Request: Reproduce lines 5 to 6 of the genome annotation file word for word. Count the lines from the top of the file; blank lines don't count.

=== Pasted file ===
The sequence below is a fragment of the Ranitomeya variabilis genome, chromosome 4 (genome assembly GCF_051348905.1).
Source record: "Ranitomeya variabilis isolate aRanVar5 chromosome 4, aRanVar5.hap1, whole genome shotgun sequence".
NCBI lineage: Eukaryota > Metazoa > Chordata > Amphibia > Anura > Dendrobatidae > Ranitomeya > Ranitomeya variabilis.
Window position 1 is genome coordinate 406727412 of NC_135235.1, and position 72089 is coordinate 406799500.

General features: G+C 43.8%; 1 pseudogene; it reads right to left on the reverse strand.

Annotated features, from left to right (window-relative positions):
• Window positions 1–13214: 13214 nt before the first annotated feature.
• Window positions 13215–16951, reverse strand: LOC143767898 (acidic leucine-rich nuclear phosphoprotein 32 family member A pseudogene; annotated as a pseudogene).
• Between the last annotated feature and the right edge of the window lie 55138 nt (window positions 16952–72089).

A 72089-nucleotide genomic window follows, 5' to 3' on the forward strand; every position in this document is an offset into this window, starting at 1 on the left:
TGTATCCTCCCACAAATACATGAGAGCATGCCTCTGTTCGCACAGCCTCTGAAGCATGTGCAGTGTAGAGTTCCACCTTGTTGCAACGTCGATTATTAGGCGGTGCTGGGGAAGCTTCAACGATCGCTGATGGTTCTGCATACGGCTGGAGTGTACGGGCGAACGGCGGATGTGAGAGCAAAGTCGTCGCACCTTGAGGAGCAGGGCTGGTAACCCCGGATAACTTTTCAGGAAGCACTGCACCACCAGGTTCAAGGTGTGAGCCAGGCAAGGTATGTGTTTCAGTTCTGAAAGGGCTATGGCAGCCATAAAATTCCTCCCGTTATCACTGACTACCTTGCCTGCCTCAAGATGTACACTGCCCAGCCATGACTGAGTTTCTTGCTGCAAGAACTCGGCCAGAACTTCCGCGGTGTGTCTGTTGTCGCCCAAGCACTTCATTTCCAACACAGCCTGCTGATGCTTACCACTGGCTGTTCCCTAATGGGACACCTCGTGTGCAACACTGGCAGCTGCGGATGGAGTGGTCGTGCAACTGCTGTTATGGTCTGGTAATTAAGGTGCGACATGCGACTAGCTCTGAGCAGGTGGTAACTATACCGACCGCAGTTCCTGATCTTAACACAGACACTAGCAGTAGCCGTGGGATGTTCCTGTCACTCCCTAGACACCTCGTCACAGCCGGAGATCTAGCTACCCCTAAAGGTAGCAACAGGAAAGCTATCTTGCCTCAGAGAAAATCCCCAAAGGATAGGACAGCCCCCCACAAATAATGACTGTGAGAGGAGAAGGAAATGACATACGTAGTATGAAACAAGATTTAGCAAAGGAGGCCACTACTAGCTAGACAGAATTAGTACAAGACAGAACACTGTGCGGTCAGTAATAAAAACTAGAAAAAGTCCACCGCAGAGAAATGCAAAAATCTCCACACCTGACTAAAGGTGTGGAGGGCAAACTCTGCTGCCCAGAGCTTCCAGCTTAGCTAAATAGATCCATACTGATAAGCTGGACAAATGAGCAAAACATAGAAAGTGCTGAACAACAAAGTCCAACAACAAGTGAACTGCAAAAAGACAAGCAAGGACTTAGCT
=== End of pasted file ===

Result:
General features: G+C 43.8%; 1 pseudogene; it reads right to left on the reverse strand.

Annotated features, from left to right (window-relative positions):